Finally! A slew of new tools and technologies are empowering marketers to link their programs straight to market share, sales, and profits. The bad news? What these long-awaited metrics reveal: universally dismal results -- from unprecedented new-product failure rates to free-falling customer satisfaction scores. So what's a marketer to do? Seven do-or-die tips for the marketing doldrums:
1. Go to school on nontraditional media. What marketer isn't moving dollars out of conventional choices and into alternative vehicles? The aha: Don't be the one caught without a position on a new channel of communication. Study your options and do some real-world experimentation -- small-scale tests that reveal how a select media impacts specific measures.
2. Love thy sales department. The friction between sales and marketing is predictable -- and palpable. Worse, it squanders resources and spoils bottom-line results. Go ahead -- wave the white flag, and start treating the sales department as your client. Show them the money -- and they'll show you the love.
3. Think tangibly. Contrary to popular belief, intangible positioning is not the ticket to building a brand. Sure, many companies today are in pursuit of a particular feeling or attitude -- the perception of being "hip" or "cool" (or whatever). But that doesn't mean that tangible positioning -- campaigns based on the functional attributes and benefits of a product or service -- should be cast aside. Instead, heed what the latest econometrics are telling you: campaigns rooted in tangible positioning consistently outperform their intangible counterparts -- starting with significantly higher ROIs.
4. Find data you can trust -- then trust it. Granted, there's a lot to distrust in modern research and data. It's a slippery slope, however, to virtually ignore information altogether and make marketing decisions on intuition alone. Commit yourself to finding some unimpeachable data, and then trust that data to inform your work. Your other option? Explain to the higher-ups why you've got nothing but your good name to back up a major program.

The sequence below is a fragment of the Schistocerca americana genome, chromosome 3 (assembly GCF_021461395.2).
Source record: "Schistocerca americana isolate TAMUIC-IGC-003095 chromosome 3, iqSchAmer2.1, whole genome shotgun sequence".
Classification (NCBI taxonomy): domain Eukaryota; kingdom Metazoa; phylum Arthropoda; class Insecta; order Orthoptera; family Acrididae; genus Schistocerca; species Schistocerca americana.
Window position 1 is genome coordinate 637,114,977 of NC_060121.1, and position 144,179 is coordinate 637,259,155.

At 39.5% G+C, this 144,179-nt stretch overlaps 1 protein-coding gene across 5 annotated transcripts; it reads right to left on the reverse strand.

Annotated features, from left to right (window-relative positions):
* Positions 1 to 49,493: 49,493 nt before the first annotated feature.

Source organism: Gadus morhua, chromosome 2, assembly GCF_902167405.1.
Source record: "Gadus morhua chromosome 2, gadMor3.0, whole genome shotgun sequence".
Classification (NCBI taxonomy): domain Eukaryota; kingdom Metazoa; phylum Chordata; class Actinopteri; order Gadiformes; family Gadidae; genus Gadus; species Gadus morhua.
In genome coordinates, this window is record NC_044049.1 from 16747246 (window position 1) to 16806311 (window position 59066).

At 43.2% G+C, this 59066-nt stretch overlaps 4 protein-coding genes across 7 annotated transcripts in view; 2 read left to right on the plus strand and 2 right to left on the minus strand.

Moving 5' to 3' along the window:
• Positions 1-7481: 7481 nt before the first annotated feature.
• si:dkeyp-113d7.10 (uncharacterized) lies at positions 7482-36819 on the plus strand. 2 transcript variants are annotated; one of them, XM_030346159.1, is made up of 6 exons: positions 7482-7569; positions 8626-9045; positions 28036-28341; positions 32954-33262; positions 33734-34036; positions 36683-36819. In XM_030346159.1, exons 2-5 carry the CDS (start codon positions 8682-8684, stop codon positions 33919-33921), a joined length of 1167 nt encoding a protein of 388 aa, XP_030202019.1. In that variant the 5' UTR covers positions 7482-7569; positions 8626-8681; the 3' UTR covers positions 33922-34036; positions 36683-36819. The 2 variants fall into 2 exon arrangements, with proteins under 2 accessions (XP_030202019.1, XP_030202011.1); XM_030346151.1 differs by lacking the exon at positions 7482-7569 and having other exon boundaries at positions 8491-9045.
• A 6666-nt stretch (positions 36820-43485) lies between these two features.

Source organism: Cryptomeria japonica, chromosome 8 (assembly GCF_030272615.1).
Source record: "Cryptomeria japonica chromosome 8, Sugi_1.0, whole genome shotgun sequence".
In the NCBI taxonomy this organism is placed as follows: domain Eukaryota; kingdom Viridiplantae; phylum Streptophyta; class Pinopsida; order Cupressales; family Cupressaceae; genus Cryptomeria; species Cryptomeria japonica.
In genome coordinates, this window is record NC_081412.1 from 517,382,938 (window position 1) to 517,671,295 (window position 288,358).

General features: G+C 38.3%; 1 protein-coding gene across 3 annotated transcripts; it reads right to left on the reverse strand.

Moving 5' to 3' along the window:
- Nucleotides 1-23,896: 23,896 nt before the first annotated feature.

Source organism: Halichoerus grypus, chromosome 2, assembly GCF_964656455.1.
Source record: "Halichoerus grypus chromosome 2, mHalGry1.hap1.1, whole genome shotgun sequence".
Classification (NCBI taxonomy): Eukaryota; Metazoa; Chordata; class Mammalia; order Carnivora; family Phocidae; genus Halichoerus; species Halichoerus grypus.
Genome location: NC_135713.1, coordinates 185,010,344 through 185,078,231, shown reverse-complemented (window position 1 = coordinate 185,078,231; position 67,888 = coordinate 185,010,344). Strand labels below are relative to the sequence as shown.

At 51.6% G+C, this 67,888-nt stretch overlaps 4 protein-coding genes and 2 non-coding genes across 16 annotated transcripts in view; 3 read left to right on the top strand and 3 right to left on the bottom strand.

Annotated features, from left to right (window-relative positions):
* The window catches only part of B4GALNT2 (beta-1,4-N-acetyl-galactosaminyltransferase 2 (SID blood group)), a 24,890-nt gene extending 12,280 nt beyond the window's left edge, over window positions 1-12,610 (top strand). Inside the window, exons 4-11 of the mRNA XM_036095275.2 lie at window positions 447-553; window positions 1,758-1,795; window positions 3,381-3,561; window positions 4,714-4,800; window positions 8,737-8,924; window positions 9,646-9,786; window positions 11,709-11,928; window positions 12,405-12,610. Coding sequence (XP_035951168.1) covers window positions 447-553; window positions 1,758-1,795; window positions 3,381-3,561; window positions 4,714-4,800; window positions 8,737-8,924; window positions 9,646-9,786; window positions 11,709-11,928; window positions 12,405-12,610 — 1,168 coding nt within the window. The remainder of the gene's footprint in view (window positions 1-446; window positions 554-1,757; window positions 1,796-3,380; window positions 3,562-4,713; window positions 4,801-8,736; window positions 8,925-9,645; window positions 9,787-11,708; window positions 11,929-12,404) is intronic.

5. Get excited about implementation. Implementation is a priority -- not an after-thought. Figure out how to bring your best-laid plans to life in the real world -- or suffer the consequences. Think the entire process through, identify what needs to happen in each area of the business, and do a dry run. Odds are, you don't need a new marketing strategy -- you need a plan to implement your existing strategy.
6. Value customer satisfaction -- to a point. News flash: 100% customer satisfaction is unprofitable. Why? The cost of delighting your customers and delivering a seemingly limitless level of satisfaction rises faster than the payoff in profits. Focus instead on the critical drivers to your critical buyers. You'll satisfy your core customers -- and put your time and budget where they matter most.
7. Target wisely. There may be a lot of people who love your brand, but there are others who hate it -- or, at the very least, have zero interest despite your best efforts to woo them. Why waste your precious energy and resources on them? Be a smart marketer and target your most profitable customers -- period.
Kevin Clancy and Peter Krieg are leading experts on marketing trends and technologies. Principals of Copernicus Marketing Consulting, they are co-authors of Your Gut Is Still Not Smarter Than Your Head: How Disciplined, Fact-Based Marketing Can Drive Extraordinary Growth and Profits (Wiley, 2007, $29.95). Contact them on the Web at useyourheadnow.com.
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